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Educating Our Youth is Key to Future Conservation
By: Jane Hardisty, State Conservationist - 04/19/2017

Today, it is estimated that there are more than 7 billion people on our planet and 925 million of them are malnourished. Projections indicate that we'll have 3 billion more people in the next 50 years. And while our population continues to grow, our farmland continues to decline each year here in Indiana and across the country. We are also facing a changing environment where threats to our air, water, soil and wildlife are real, yet obtaining healthy and plentiful food is on the forefront of everyone's mind.

Because 90 percent of the land in Indiana is privately owned, the fate of our natural resources is not going to be decided on public lands, but by farmers and forestland owners making conservation decisions every day. One of the best conservation decisions they can make is to embrace a soil health management system. Good soil health management builds a resiliency in the soil that can withstand the environmental threats we are facing. But even better, farmers are seeing increases in production and ultimately to their bottom line.

So when should we begin talking about the importance of soil health and other natural resource issues?

Education is the foundation for progress and it's critical we start educating our youth about soil health and managing our other natural resource issues early. Environmental education compliments every aspect of a balanced curriculum and encourages success in STEM (Science, Technology, Engineering and Mathematics) programs. By starting early, young people learn how to explore environmental issues and engage in problem solving. As a result, they develop a deeper understanding of environmental issues, connect classroom learning to tangible local issues and have the skills to make informed and responsible decisions.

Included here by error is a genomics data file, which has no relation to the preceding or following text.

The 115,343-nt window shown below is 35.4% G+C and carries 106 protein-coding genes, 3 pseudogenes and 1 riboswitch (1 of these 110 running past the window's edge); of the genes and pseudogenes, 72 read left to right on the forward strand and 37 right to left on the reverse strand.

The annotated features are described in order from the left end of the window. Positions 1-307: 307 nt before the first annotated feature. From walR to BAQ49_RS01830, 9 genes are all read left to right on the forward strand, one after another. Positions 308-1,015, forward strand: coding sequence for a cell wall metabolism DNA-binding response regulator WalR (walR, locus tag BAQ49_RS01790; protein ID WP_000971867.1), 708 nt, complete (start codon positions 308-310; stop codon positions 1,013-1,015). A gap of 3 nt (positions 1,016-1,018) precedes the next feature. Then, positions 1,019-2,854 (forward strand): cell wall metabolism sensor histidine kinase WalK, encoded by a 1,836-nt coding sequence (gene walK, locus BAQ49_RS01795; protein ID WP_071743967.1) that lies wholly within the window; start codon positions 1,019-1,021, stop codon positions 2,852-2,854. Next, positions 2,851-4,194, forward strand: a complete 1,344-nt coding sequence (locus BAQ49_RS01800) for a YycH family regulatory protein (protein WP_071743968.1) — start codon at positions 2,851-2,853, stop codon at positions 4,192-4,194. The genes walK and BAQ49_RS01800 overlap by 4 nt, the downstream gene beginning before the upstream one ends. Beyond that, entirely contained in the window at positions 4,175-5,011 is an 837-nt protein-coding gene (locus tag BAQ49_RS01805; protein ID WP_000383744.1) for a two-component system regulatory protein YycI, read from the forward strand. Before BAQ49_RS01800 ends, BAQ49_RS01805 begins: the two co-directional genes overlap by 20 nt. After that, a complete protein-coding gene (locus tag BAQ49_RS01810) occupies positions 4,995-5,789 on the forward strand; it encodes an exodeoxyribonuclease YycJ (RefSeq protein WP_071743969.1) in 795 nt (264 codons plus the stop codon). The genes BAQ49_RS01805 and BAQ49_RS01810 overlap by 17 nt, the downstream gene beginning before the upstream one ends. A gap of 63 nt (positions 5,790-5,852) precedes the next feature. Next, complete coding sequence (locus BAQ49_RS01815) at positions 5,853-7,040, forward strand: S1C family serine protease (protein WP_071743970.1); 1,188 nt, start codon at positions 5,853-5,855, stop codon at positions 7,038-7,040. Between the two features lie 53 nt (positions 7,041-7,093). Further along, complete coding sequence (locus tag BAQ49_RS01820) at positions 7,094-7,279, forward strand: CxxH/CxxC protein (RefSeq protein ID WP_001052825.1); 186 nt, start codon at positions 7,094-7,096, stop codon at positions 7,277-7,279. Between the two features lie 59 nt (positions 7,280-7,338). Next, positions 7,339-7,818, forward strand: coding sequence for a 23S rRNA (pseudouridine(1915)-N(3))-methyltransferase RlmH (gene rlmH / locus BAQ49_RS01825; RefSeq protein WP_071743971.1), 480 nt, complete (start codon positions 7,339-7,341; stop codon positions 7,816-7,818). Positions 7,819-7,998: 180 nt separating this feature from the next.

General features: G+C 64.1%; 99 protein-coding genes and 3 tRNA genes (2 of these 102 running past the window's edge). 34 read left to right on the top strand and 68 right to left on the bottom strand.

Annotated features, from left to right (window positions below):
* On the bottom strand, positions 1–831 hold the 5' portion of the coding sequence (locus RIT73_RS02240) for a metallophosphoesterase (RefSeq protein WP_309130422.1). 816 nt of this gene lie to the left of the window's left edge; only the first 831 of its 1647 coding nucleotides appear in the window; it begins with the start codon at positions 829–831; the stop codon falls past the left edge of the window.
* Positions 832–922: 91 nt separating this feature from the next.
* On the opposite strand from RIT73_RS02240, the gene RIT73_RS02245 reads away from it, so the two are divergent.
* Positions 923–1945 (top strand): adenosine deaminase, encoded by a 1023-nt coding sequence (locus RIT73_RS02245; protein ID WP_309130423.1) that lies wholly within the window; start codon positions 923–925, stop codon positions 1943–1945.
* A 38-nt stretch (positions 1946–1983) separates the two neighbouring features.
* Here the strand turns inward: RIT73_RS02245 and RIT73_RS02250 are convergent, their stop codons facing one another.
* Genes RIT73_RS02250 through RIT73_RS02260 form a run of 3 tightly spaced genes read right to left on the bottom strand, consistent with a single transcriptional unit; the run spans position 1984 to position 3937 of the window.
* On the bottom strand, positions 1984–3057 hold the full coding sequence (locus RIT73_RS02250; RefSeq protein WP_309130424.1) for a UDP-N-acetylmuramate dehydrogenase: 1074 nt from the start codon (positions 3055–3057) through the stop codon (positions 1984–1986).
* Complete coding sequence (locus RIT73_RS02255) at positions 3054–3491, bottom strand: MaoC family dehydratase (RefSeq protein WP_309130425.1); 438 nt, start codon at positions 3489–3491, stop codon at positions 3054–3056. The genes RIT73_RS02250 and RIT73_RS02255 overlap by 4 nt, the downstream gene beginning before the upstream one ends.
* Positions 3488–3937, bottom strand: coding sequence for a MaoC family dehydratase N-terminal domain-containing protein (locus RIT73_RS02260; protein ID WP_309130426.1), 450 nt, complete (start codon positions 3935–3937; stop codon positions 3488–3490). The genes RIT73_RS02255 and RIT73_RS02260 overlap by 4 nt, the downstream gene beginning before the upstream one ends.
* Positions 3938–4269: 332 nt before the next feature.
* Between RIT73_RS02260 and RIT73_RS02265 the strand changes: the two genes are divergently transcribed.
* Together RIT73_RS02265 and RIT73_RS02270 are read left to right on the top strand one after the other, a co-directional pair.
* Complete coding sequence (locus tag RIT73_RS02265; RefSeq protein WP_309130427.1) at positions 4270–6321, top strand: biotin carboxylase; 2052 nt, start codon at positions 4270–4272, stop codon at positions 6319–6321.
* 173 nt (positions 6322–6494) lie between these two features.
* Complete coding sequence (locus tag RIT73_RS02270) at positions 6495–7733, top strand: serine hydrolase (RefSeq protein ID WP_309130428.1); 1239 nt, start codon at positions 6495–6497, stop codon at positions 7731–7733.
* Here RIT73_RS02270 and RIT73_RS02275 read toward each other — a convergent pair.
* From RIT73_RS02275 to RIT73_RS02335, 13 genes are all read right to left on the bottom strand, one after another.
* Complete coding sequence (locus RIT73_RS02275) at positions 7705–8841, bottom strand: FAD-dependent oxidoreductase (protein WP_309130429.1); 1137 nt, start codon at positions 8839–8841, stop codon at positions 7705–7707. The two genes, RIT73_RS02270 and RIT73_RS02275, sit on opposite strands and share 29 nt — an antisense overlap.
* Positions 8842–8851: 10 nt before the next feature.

As we celebrate Earth Day on April 22, now is the perfect time to start talking to your children or your students. Teachers, consider starting an environmental curriculum in your classroom. If you already have one, consider expanding it and discussing the importance of soil health and other natural resource concerns facing your community.

This Earth Day, I'd like to give a heartfelt thank you to our Indiana educators, farmers, backyard gardeners and conservationists who are doing their part to protect our soil and who are taking the time to educate our future generations about our natural resources. Educating our youth is key to future conservation.

If you would like to learn more about improving the health of your soil stop by the NRCS office nearest you to talk to a district conservationist or go online to www.in.nrcs.usda.gov.

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